Rental Screenings and Applications
Interviewing Tenants
vetting Applications & tenant Screening

How to Screen Your Tenants and Find Great Renters

As a landlord, investing in rental property requires you to manage applications from potential tenants. Because you want to maximize your return on investment, you’ve got to take this step seriously. If you’re new to landlording you also need to know how to screen prospective tenants. But how do you make the call when there are so many factors to consider? This guide is designed to help you do just that. From reviewing applications to running criminal background checks, we’ve got the tools you need to get it right the first time.

The Importance of a Tenant Background Check

Getting the critical details right on prospective tenants before they sign is an important job for landlords and property managers. By partnering with TransUnion’s SmartMove, we’ve made it simple to get the information you need to rank candidates and select the best tenant for your rental.

A predictive method to help you make the right choice, TransUnion’s ResidentScore combines many factors to determine a leasing recommendation. It’s tenant screening report insights like these that help you make the right call and avoid common landlord mistakes

Questions to Ask Potential Tenants

Because first impressions are so important, it’s key to be ready with a list of pointed questions that help you to verify your prospective tenant’s trustworthiness. Equally important, you want to be sure that the space fits their needs and that they’re aware of all your rental has to offer. Take extra care to stay within the limits of the Fair Housing Act but inquire about what your tenant’s looking for.

Because first impressions are so important, it’s key to be ready with a list of pointed questions that help you to verify your prospective tenant’s trustworthiness. Equally important, you want to be sure that the space fits their needs and that they’re aware of all your rental has to offer. Take extra care to stay within the limits of the Fair Housing Act but inquire about what your tenant’s looking for.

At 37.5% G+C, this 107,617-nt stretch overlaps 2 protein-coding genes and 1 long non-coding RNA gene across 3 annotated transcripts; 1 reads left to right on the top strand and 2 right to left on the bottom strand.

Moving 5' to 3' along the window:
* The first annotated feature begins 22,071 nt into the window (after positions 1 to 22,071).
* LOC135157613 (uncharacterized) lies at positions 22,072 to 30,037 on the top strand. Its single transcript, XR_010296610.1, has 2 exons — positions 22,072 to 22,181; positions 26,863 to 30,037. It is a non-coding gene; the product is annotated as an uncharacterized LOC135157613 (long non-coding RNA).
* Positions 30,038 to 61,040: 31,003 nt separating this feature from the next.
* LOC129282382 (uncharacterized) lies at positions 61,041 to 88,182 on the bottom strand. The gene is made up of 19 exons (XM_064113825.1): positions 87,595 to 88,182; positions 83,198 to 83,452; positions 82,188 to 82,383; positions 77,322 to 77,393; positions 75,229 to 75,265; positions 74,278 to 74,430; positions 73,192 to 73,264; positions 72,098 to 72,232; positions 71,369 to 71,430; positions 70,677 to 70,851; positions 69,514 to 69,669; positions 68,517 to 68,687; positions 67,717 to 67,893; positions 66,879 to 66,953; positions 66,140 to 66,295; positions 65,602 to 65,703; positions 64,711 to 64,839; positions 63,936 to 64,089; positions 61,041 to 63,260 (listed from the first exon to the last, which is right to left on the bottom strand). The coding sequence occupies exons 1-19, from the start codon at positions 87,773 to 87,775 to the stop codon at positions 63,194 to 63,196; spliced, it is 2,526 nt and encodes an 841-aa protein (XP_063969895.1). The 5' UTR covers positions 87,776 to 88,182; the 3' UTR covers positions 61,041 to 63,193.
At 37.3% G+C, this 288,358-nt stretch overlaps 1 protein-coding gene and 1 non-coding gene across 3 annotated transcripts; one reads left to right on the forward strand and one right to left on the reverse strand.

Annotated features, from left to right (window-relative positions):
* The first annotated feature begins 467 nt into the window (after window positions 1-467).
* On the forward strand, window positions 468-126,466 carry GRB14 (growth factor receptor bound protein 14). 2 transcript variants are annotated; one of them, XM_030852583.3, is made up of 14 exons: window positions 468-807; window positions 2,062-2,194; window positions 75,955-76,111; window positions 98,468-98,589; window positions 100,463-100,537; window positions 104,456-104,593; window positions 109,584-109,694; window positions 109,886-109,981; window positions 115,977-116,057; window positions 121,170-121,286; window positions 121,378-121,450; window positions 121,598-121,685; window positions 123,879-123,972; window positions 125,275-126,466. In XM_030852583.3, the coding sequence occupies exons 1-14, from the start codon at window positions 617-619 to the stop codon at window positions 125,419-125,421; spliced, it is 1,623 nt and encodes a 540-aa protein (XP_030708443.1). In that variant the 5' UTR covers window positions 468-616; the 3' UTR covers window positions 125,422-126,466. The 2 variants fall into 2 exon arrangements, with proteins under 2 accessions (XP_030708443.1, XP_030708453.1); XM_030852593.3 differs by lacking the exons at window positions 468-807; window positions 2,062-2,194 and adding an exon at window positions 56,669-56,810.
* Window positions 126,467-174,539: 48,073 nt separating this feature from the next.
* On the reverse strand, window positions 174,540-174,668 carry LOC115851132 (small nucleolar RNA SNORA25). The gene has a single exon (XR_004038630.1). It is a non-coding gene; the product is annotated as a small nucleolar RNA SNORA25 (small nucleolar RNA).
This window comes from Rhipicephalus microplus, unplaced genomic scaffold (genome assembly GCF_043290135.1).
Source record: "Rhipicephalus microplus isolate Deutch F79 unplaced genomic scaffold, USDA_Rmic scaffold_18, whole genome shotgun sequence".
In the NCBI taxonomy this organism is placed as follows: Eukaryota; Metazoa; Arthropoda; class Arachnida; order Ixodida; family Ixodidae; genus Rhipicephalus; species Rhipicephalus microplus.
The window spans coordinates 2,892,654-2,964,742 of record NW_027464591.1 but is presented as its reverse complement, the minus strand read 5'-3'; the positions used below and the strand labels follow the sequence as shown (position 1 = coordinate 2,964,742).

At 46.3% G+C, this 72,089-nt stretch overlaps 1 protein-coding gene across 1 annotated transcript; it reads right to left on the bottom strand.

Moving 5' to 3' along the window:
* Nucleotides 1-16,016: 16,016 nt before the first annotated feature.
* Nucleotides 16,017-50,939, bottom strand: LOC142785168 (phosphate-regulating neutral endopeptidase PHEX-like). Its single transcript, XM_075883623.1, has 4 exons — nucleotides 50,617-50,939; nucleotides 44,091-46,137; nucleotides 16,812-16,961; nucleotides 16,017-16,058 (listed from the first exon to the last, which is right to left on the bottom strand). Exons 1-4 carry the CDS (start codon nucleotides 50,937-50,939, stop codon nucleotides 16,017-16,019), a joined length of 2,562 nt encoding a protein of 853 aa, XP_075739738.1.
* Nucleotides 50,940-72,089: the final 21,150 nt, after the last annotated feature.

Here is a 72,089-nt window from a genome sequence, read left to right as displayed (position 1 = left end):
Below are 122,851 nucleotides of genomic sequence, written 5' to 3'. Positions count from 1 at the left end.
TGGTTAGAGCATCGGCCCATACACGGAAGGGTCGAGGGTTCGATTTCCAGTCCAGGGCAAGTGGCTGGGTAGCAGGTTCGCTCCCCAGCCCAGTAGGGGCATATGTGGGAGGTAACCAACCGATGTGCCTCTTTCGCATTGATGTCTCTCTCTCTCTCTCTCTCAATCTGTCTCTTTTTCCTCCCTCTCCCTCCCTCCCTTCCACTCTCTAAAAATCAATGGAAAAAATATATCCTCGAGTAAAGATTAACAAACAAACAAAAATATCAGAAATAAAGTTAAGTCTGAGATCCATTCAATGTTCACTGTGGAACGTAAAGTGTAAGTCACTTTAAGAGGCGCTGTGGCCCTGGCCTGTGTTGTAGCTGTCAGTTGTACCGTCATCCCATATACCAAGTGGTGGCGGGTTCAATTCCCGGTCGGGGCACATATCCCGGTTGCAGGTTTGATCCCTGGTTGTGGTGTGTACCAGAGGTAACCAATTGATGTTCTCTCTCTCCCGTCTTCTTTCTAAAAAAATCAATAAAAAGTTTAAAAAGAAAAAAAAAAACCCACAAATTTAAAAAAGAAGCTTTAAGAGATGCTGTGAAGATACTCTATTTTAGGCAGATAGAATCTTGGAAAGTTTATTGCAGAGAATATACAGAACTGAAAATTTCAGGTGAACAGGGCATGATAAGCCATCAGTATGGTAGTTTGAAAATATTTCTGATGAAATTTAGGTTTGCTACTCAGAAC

Tip
Ask about their pre-tax monthly income.

Even though you’ll be verifying these numbers later, you can get an understanding of the total income of all named lessors.


Discuss Your Subletting Policy Now

Asking the tenant if they plan to sublet can help you understand their long-term intentions. Compare their answers with details you received from TransUnion’s SmartMove, and you may find yourself with a time-tested picture of who your tenant is. Consider our helpful tips as you’re discussing your subletting policy.

Be sure to reference your lease when discussing any terms. That way, you’ll be aligned with that language and the tenant will have a clear understanding of what’s allowed.

 

Why You Should Require Renters Insurance

Advertising that your rental will require the tenant to purchase renters insurance helps filter out tenants that don’t want to pay for added security if the unexpected should occur. You’ll also find renters are more willing to pay for damages they cause when they’ve got the added support of a policy that only requires a deductible to be paid. And that can save your financial reserves for other, more important purchases.


Calculate Their Rent-to-Income Ratio and Verify Financial Health

By getting a full understanding of your prospective tenant’s financial wellbeing, you’ll have the details you need to make an informed decision.  Our advice on how to calculate their debt-to-income ratio can help you see if they’re able to afford the rent and stay afloat financially as well. 

Do the math and factor in other monthly payments. By adding up the total monthly obligations or payments — as defined in the tenant credit check — you can get a picture of their financial wellbeing.

Know How to Prorate Rent When Your Tenant Starts Mid-Month

Prorating rent may be necessary if your tenant’s move in date doesn’t coincide with the first of the month. It’s a simple formula that breaks your rental cost down to a per-day fee. Here’s how it’s done:

Divide the total monthly rent by number of days in the month. If rent is $2,500 per month and May has 31 days, the result is $81.65. That’s your per-day rate.

Multiply the per-day rate by the total number of days that the tenant will be occupying. If the tenant moves in on the 14th, then there are 17 days left in May. 17 x 81.65 = $1,388.05 is the total due for that month.

Lease Addendums and Pet-friendly Rentals

Those furry friends are loyal companions and many consider them part of the family. But they’re occasionally naughty — scratching up hardwood floors or clawing at window sills — and the damage they cause can be extensive. Be sure to discuss your tenant’s pets and any guidelines you have regarding a pet in your rental home.

Reach out to your American Family Insurance agent to learn about how bundling your insurance products can save you money. Our agents are specifically trained on all the ways to offer discounts and can help better insure your rental business as well.

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